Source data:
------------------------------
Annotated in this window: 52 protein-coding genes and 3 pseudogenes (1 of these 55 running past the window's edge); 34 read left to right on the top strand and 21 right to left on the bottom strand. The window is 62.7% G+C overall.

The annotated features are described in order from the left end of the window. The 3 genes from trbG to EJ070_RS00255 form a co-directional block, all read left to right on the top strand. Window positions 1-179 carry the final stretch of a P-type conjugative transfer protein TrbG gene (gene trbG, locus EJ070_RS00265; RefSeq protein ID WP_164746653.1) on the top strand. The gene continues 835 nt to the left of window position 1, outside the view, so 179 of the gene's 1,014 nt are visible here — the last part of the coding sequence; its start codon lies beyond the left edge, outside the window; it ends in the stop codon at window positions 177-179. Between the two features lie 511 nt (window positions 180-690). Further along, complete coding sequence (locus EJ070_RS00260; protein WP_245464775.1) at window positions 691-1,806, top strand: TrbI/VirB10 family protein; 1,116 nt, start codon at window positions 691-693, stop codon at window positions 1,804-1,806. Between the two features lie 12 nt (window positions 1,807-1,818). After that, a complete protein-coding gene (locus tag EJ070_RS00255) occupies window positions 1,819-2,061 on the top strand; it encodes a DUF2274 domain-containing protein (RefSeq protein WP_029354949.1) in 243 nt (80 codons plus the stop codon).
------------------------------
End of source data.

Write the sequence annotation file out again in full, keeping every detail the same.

Annotated in this window: 52 protein-coding genes and 3 pseudogenes (1 of these 55 running past the window's edge); 34 read left to right on the top strand and 21 right to left on the bottom strand. The window is 62.7% G+C overall.

The annotated features are described in order from the left end of the window. The 3 genes from trbG to EJ070_RS00255 form a co-directional block, all read left to right on the top strand. Window positions 1-179 carry the final stretch of a P-type conjugative transfer protein TrbG gene (gene trbG, locus EJ070_RS00265; RefSeq protein ID WP_164746653.1) on the top strand. The gene continues 835 nt to the left of window position 1, outside the view, so 179 of the gene's 1,014 nt are visible here — the last part of the coding sequence; its start codon lies beyond the left edge, outside the window; it ends in the stop codon at window positions 177-179. Between the two features lie 511 nt (window positions 180-690). Further along, complete coding sequence (locus EJ070_RS00260; protein WP_245464775.1) at window positions 691-1,806, top strand: TrbI/VirB10 family protein; 1,116 nt, start codon at window positions 691-693, stop codon at window positions 1,804-1,806. Between the two features lie 12 nt (window positions 1,807-1,818). After that, a complete protein-coding gene (locus tag EJ070_RS00255) occupies window positions 1,819-2,061 on the top strand; it encodes a DUF2274 domain-containing protein (RefSeq protein WP_029354949.1) in 243 nt (80 codons plus the stop codon).